Drought and some captive carp are believed to be attracting hundreds of pelicans and other birdlife to a Barooga waterway.ROBERT HENSON March 18, 2014 4:07am
Drought and some captive carp are believed to be attracting hundreds of pelicans and other birdlife to a Barooga waterway.
The water body, about 15 minutes drive from Barooga, is currently hosting a feeding frenzy on carp and hatchlings.
Local residents speaking to the Courier said it was the first time in at least 30 years the species had been seen in the area.
Department of Environment and Primary Industries senior biodiversity officer for the Hume region Glen Johnson said the pelicans were ‘‘opportunistic’’ and triggered by food.
‘‘What drives pelicans is food availability.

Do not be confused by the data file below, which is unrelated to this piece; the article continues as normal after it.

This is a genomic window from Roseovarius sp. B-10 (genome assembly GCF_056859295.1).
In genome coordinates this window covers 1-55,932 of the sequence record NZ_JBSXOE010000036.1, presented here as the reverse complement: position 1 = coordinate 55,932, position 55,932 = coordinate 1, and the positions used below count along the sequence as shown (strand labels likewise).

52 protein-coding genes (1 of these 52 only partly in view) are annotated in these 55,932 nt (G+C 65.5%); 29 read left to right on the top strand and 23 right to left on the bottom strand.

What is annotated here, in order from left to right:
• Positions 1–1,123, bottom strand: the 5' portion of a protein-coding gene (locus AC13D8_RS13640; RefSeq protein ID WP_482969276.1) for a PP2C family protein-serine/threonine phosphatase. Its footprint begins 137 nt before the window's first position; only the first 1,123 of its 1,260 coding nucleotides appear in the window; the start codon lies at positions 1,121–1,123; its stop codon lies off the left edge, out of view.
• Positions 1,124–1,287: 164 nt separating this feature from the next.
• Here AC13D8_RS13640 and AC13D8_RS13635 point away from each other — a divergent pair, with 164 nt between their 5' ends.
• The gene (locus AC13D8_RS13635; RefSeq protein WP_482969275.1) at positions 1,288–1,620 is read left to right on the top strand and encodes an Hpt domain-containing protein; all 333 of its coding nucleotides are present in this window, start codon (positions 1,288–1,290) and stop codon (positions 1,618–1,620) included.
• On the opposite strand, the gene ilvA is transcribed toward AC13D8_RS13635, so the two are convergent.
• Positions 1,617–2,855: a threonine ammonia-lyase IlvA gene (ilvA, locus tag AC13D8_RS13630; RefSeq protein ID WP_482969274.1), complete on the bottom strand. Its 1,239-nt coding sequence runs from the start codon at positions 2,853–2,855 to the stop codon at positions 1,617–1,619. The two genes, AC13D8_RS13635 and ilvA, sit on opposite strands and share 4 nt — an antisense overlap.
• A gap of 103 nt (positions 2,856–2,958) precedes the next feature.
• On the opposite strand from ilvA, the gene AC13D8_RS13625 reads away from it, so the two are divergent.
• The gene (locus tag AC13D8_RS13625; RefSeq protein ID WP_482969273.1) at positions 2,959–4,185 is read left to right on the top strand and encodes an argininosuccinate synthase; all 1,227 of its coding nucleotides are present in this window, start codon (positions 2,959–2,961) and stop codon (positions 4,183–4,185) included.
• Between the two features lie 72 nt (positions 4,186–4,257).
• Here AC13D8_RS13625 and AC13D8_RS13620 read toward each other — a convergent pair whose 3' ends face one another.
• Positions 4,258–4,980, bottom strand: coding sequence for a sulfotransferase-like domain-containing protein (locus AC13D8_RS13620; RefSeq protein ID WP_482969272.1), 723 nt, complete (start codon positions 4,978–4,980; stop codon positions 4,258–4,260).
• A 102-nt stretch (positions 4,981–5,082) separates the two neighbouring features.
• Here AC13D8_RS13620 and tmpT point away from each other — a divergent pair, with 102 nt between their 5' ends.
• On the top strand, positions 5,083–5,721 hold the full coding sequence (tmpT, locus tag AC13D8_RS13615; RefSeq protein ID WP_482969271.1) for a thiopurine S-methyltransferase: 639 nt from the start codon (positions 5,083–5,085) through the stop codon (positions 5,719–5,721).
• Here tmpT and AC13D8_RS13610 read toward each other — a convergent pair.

‘‘Normally what drives something like this is a particular cue .
Mr Johnson said pelicans would be herding fish, working in large teams to drive fish into a captive area, where they are plucked from the surface.
He said the large birds traditionally sought watery habitats, but not fast flowing water, instead preferring backwaters or billabongs.
‘‘The Hume Weir, Mulwala and large open water bodies will periodically have pelicans. They’re not uncommon in the district.’’
But Mr Johnson said drought conditions across much of NSW and Queensland could be contributing to a southern migration.
‘‘You tend to get large-scale movement preceding the ‘nail in the coffin’ in terms of drought — they won’t stick around in an area that’s useless to them in a food situation.
He said the pelicans would stick around, as long as the fish were plentiful.
‘‘They’ll stick around there (near Barooga) as long as there’s a food source. When it becomes marginal you might have a reduction .
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Tuesday, August 16
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